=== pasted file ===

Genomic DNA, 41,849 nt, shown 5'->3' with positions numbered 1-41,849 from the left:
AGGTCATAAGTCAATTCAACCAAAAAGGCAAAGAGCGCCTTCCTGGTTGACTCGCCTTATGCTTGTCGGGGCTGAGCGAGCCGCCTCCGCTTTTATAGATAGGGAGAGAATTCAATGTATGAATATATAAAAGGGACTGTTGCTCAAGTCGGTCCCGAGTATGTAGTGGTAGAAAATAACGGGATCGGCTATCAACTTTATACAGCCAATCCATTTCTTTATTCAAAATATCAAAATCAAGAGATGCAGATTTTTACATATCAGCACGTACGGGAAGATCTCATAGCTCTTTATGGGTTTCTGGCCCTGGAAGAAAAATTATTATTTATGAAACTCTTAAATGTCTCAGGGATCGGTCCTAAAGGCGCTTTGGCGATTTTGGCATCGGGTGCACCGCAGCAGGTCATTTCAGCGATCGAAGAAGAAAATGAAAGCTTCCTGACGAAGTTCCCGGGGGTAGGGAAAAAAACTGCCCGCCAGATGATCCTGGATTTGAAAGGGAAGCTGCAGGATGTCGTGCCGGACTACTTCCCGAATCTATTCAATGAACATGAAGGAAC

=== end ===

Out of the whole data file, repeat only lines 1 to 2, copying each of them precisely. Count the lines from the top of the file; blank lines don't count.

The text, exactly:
Genomic DNA, 41,849 nt, shown 5'->3' with positions numbered 1-41,849 from the left:
AGGTCATAAGTCAATTCAACCAAAAAGGCAAAGAGCGCCTTCCTGGTTGACTCGCCTTATGCTTGTCGGGGCTGAGCGAGCCGCCTCCGCTTTTATAGATAGGGAGAGAATTCAATGTATGAATATATAAAAGGGACTGTTGCTCAAGTCGGTCCCGAGTATGTAGTGGTAGAAAATAACGGGATCGGCTATCAACTTTATACAGCCAATCCATTTCTTTATTCAAAATATCAAAATCAAGAGATGCAGATTTTTACATATCAGCACGTACGGGAAGATCTCATAGCTCTTTATGGGTTTCTGGCCCTGGAAGAAAAATTATTATTTATGAAACTCTTAAATGTCTCAGGGATCGGTCCTAAAGGCGCTTTGGCGATTTTGGCATCGGGTGCACCGCAGCAGGTCATTTCAGCGATCGAAGAAGAAAATGAAAGCTTCCTGACGAAGTTCCCGGGGGTAGGGAAAAAAACTGCCCGCCAGATGATCCTGGATTTGAAAGGGAAGCTGCAGGATGTCGTGCCGGACTACTTCCCGAATCTATTCAATGAACATGAAGGAAC